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10 Easy Ways to Remove Red Wine Stains, According to Winery Experts

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People who work with wine certainly know a thing or two about cleaning up red wine stains, which are notoriously some of the peskiest stains to get out. While there are a few standard solutions out there (hello, white wine!), we wanted to see if there were also some surprises.

Of the managers we asked, all of them unanimously said Wine Away was their go-to for red wine stains. The popular cleaner can be used on a variety of surfaces, including clothing, upholstery, and carpet.

Saturate the stain with the product, and let it sit for several minutes. Then blot the stain, not rub, until it disappears. It works on fresh, wet wine stains, as well as ones you discover long after the party has ended.

2. Or check out Folex and other brands.

The pros had other products to recommend that work almost as well as Wine Away. Carrie Bonnie, hospitality manager at Youngberg Hill Vineyards in Oregon, praises Folex, a carpet spot remover she says is “amazing.”

Trusty Tide To Go is another good solution because it’s a handy, portable answer when disaster strikes. Tasting managers prefer Wine Away and more heavy-duty cleaners to the pen, but if you’re out on the town and spill a little red wine on your favorite white shirt, a Tide pen might just save the evening.

Remember, though, that Tide pens work best on fresh stains. So keep one tucked in your purse, pocket, or glove compartment.

4. Pour white wine … fast!

It’s not a myth that white wine can “cancel out” red wine. Bonnie explains, “If you’re with a white wine drinker, try using a splash or so and apply that to help block the red wine stain.”

White wine dissolves the compound that gives red wine its color. However, this trick only works if you do it immediately.

5. Grab a seltzer or soda water.

If you’re at a bar, you can usually get your hands on seltzer or soda water. “If in a pinch, use seltzer water, it works as well,” says Lori Reed, tasting room manager from Bread & Butter Wines, located on the Silverado Trail in Napa.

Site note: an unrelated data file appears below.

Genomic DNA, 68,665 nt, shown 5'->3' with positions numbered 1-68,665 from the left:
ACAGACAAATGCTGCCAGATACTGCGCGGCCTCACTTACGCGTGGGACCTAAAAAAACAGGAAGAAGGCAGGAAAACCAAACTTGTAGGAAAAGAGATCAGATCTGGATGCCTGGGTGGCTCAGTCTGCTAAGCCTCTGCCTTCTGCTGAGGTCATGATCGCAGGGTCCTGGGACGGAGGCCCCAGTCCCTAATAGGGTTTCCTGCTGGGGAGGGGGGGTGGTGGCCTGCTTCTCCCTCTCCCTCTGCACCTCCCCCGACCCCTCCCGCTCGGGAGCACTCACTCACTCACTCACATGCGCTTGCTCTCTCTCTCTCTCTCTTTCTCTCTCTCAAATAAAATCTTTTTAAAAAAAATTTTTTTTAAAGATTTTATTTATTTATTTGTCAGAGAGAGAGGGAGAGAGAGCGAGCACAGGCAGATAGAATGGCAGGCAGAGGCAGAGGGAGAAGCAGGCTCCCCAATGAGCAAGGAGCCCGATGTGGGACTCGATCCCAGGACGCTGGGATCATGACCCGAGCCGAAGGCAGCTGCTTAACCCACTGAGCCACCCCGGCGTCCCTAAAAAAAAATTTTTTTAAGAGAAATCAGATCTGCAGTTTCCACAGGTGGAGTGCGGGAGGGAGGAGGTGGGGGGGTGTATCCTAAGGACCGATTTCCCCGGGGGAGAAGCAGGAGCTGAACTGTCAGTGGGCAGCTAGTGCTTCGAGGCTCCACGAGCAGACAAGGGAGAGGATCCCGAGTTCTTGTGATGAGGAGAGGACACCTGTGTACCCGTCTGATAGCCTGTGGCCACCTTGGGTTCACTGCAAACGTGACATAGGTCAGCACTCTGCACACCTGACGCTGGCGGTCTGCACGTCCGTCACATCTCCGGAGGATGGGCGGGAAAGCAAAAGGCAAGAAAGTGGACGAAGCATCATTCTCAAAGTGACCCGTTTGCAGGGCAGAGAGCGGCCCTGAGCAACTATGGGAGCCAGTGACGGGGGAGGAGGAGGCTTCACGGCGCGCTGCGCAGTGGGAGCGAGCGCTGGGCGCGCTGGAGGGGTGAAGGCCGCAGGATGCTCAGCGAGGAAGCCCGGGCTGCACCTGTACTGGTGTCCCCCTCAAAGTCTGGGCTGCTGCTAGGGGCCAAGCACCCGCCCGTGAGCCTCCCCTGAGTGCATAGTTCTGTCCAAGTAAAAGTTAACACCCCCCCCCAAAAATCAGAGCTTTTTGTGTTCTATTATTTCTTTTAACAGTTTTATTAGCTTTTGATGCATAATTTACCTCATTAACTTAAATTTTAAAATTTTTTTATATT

6.Search the pantry for white vinegar.

“If Wine Away isn’t available, you can always use white vinegar,” says Bonnie. (We get it, Wine Away is the one.)

But if you can’t get to the store, use vinegar as a solution. First blot as much of the wine as you can, then soak the stain in vinegar before you wash it out with cold water. 

7. Reach for hydrogen peroxide.

Hydrogen peroxide will work, but of course, be wary of throwing the abrasive stuff on your favorite pieces of clothing. Tasting managers recommend this treatment for starch white tablecloths, not delicate prints.

Usually a soak plus blotting will be most successful. A note of caution: After treating, be careful not to put anything that’s still stained in the dryer or it will be reddish pink forever. 

8. Suds up blue (and only blue) dish soap.

Know what else works? Bonnie says dish soap can do the trick on certain fabrics, but it has to be very specific. “Blue (and only blue) Dawn dish soap, when all else fails,” she says.

9. Use boiling hot water.

A good old-fashioned DIY method for removing stains is boiling hot water along with some serious patience. “Boil a kettle of steaming, hot water and run that directly and slowly over stains!” says Bonnie emphatically. 

10. Treat with salt and/or baking soda.

Another low-tech option is salt and baking soda. As always, blot as much wine before starting, then sprinkle salt or baking soda over the affected area. Wait three minutes and run cold water through it. If the stain remains, try it again.

As with any stain, be sure that you won’t cause more damage to the fabric. If something is dry-clean-only, it should not be flushed with water, but taken to a professional cleaner.

How do you get rid of red wine stains? Tell us your strategies in the comments below.

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